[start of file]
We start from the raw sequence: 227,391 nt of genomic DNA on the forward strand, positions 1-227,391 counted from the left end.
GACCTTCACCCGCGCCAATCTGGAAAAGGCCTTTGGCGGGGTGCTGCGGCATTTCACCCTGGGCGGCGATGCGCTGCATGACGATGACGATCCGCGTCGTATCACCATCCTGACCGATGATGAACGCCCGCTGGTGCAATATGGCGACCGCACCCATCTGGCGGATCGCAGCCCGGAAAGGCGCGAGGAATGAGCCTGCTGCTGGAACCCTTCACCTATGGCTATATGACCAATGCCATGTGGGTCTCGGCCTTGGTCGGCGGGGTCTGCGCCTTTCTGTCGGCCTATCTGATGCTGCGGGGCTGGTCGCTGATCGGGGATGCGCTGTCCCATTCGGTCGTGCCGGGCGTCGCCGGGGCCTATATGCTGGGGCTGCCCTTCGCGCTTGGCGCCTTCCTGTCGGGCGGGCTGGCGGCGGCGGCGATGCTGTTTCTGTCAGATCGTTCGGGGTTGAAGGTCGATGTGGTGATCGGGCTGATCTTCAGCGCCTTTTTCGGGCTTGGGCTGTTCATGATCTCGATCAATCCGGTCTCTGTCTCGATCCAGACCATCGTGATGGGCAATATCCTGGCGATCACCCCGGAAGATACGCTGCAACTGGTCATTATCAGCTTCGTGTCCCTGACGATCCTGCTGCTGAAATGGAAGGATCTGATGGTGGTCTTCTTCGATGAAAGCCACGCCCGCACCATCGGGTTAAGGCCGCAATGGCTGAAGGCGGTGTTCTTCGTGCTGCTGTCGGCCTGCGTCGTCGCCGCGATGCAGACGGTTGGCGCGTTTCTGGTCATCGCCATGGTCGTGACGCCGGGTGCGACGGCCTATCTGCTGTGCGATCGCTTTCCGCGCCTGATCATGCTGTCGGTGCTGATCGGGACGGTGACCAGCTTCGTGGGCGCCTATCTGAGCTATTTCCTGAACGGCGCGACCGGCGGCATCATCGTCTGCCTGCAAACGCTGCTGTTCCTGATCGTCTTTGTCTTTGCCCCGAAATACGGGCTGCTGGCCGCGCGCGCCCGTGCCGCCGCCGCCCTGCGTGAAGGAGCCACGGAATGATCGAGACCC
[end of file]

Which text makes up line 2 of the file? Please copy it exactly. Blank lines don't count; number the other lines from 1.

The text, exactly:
GACCTTCACCCGCGCCAATCTGGAAAAGGCCTTTGGCGGGGTGCTGCGGCATTTCACCCTGGGCGGCGATGCGCTGCATGACGATGACGATCCGCGTCGTATCACCATCCTGACCGATGATGAACGCCCGCTGGTGCAATATGGCGACCGCACCCATCTGGCGGATCGCAGCCCGGAAAGGCGCGAGGAATGAGCCTGCTGCTGGAACCCTTCACCTATGGCTATATGACCAATGCCATGTGGGTCTCGGCCTTGGTCGGCGGGGTCTGCGCCTTTCTGTCGGCCTATCTGATGCTGCGGGGCTGGTCGCTGATCGGGGATGCGCTGTCCCATTCGGTCGTGCCGGGCGTCGCCGGGGCCTATATGCTGGGGCTGCCCTTCGCGCTTGGCGCCTTCCTGTCGGGCGGGCTGGCGGCGGCGGCGATGCTGTTTCTGTCAGATCGTTCGGGGTTGAAGGTCGATGTGGTGATCGGGCTGATCTTCAGCGCCTTTTTCGGGCTTGGGCTGTTCATGATCTCGATCAATCCGGTCTCTGTCTCGATCCAGACCATCGTGATGGGCAATATCCTGGCGATCACCCCGGAAGATACGCTGCAACTGGTCATTATCAGCTTCGTGTCCCTGACGATCCTGCTGCTGAAATGGAAGGATCTGATGGTGGTCTTCTTCGATGAAAGCCACGCCCGCACCATCGGGTTAAGGCCGCAATGGCTGAAGGCGGTGTTCTTCGTGCTGCTGTCGGCCTGCGTCGTCGCCGCGATGCAGACGGTTGGCGCGTTTCTGGTCATCGCCATGGTCGTGACGCCGGGTGCGACGGCCTATCTGCTGTGCGATCGCTTTCCGCGCCTGATCATGCTGTCGGTGCTGATCGGGACGGTGACCAGCTTCGTGGGCGCCTATCTGAGCTATTTCCTGAACGGCGCGACCGGCGGCATCATCGTCTGCCTGCAAACGCTGCTGTTCCTGATCGTCTTTGTCTTTGCCCCGAAATACGGGCTGCTGGCCGCGCGCGCCCGTGCCGCCGCCGCCCTGCGTGAAGGAGCCACGGAATGATCGAGACCC